Menu Close

The Educational and Social/Emotional Fallout from COVID 19

There is a lot of hand-wringing, many headlines, and public exhortations by educators, about how far behind kids are today in their basic skills, and how poorly some students are performing on learning evaluation test. The cause, of course, is the consequences of Covid, including the introduction of virtual learning in lieu of classroom learning. And for some that didn’t happen immediately because the students families did not have the necessary equipment and once the equipment was up and running, there were, of course, the technical glitches, not to mention the fact that life did not go on as usual at home…or perhaps it did and life at home was not exactly conducive to learning, for oh so many reasons. Teachers are being pressured to make sure that kids get caught up. And then there is the trickle down effect, of children being labeled with academic deficits. Children, too, are being pressured, there is extra tutoring, extra homework. And parents are reacting to their children from the fear-based place of their child being a failure and that reflecting on them. But we should not forget, children also lost out on several years of socio-emotional development. They were isolated socially from other children, their age mates, as well as isolated from interaction with older and younger children at school. Students may indeed be two years plus behind in social/emotional development and many may even have lost skills they had already developed. And what are schools doing to help them re-learn and regain that lost time and loss of skills. Certainly it is not the time to impose consequences for the inability to follow rules of the classroom and school, which may perhaps be an inability to just get along, and interact appropriately with classmates.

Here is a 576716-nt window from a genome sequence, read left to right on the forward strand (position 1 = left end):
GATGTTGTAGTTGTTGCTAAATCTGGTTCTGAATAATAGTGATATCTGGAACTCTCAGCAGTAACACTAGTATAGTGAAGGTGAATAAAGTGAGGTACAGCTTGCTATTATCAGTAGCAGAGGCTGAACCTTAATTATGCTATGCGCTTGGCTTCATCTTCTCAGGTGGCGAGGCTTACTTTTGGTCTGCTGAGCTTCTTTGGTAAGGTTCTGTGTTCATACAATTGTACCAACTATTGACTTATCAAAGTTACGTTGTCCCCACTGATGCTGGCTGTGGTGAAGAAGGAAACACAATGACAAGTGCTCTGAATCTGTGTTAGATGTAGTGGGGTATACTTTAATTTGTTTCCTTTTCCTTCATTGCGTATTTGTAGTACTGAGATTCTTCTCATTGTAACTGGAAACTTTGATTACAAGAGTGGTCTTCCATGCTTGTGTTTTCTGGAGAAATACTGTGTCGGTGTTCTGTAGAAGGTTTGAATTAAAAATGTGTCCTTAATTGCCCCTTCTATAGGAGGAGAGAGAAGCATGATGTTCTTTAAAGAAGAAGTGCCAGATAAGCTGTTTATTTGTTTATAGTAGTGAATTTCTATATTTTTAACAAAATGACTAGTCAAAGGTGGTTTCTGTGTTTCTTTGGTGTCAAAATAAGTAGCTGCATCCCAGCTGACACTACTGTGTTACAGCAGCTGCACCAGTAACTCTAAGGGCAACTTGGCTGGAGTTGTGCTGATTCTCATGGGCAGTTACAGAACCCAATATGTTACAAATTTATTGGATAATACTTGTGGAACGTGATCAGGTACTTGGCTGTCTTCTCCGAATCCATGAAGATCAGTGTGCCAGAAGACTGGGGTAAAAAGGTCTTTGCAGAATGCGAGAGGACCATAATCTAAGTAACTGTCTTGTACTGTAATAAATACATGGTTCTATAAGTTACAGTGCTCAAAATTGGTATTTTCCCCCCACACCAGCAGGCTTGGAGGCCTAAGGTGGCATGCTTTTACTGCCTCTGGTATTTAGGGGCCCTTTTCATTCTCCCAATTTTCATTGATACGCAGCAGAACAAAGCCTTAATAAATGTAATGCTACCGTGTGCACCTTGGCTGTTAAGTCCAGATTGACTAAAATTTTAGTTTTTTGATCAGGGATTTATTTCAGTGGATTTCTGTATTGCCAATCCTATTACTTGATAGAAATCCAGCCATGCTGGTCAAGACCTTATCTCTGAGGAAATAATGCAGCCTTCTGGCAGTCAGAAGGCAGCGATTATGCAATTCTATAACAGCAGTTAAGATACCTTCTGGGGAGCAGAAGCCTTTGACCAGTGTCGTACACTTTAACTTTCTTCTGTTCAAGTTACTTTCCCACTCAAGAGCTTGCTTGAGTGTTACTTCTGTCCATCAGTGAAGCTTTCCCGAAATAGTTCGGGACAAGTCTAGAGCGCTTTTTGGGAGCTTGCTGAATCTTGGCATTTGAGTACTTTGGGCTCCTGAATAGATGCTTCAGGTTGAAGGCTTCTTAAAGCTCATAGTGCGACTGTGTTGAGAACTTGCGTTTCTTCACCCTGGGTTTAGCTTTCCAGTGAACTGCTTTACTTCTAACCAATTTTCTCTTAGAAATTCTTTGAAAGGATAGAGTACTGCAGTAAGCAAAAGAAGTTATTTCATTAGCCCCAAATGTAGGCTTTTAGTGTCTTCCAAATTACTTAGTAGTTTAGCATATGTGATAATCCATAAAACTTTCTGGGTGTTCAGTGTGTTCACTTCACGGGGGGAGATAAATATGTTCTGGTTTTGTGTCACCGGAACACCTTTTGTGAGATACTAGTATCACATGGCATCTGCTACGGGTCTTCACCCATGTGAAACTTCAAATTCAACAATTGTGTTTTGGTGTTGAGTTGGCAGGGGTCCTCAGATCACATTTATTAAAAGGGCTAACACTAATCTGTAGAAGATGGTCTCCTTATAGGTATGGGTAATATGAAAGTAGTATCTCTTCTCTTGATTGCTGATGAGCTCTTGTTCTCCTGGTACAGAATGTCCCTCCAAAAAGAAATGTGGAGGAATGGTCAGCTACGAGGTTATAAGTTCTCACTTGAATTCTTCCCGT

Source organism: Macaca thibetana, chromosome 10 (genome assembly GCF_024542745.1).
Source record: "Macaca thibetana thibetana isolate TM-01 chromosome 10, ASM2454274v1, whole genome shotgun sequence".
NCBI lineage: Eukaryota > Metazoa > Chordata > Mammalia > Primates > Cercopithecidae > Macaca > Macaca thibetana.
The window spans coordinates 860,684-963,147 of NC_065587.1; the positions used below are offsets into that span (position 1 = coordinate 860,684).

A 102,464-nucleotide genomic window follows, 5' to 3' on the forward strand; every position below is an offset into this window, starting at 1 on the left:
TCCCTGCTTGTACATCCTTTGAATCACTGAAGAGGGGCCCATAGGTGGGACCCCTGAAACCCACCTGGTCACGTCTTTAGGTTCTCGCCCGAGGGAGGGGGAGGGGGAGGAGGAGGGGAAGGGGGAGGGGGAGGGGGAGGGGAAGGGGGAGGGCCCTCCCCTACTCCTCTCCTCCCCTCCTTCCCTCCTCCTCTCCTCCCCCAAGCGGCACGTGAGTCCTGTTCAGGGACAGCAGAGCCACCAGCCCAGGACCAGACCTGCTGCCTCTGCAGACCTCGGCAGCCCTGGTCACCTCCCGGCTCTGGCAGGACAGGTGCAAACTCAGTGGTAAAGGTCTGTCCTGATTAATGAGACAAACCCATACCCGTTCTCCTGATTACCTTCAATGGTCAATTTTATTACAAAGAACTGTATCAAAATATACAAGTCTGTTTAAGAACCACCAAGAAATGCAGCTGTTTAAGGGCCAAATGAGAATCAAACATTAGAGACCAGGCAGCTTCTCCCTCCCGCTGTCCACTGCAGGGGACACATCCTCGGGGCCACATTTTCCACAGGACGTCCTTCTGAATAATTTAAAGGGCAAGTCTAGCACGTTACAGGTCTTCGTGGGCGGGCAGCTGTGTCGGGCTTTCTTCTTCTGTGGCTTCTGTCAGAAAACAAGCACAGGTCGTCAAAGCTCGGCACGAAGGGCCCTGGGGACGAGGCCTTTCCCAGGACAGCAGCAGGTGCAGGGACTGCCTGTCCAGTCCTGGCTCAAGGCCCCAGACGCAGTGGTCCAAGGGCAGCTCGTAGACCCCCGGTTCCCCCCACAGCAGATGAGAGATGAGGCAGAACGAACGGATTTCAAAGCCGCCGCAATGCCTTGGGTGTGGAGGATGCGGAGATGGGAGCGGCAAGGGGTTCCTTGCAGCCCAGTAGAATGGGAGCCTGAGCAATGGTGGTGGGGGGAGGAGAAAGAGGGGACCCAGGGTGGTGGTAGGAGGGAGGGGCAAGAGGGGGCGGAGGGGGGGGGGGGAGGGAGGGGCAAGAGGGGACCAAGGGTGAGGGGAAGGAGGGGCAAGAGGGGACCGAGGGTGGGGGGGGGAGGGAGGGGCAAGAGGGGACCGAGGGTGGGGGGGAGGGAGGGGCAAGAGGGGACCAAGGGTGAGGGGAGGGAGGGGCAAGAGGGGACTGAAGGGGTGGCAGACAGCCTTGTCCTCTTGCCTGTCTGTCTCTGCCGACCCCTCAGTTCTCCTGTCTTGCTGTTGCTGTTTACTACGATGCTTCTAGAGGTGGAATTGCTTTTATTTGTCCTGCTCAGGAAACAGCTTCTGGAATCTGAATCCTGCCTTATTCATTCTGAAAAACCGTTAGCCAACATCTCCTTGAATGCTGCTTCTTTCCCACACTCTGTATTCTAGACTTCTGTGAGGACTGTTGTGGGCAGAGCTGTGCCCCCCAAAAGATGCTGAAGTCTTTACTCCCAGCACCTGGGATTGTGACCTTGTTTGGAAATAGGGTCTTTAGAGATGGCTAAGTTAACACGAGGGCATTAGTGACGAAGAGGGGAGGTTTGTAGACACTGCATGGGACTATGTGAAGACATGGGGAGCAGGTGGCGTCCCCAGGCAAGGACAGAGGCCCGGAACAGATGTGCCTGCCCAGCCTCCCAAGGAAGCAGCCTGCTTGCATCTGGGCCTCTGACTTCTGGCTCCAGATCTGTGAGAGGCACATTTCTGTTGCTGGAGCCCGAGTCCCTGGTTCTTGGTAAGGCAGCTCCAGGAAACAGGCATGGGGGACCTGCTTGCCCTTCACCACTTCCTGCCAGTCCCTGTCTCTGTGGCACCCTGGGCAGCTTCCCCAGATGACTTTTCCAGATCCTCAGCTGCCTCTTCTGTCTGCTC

There are answers to the Covid 19 fallout, the answers are embedded in meeting the students where they are now and not where they should be. In focusing on the now, it will be easier for them to learn and redevelop skills they had before. If a child had been in a coma for a period of time, or had experienced a natural disaster and school wasn’t available, our expectations would be very different. Most likely the ILearn scores would become superfluous to presenting materials at the level of the child’s is functioning and not overwhelming them with materials that are only congruent with their grade level and age level. Many, many students are NOT at grade level, just as the students who experienced Hurricane Katrina or Hurricane Ida were not at grade level when they returned to classrooms. If we don’t meet students where they are, if we insist on labels and piling on remediation, we are going to unintentionally shame students. And the outcome is going to be unnecessary stress and will invoke behaviors that arise from stress and we will find our school systems trying to yet again reinvent disciplinary systems that fail because they don’t look underneath the iceberg of behavior to see the shame and stress that drives the behaviors. And in this case, WE will have created the reaction because WE failed to respond to what should be an obvious “why” a student is behaving the way they are. It truly is, the “what happened” to the student that is causing the deficits, academically and social/emotionally. And frankly, it becomes the professionals’ reactions, rather than responses that are feeding the negative behaviors. Students, parents and teachers need only to know where a child is academically and socio-emotionally and meet the child at that place. It is certainly okay to acknowledge, to one another, as professionals, why children are not performing at grade level; I’m not sure it is necessary to communicate, even the why, to the students. It would probably be prudent to let parents know that teachers are aware of how much children lost academically during the pandemic, and the plan on how to move forward meeting the students where they are and not overburdening with additional work, afterschool tutoring, etc.

We can do this. We know that what is predictable is preventable. Meaning, we know that school children lost a lot of ground, academically and socio/emotionally. We can prevent the fall out, or in this case the failing and opting out of school, of thousands and thousands of school children. We can let out a collective sigh and meet them where they are. It will lessen our struggle to do the impossible and most importantly, relieve our children of the burden and shame of not living up to an impossible and unfair standard.

About Author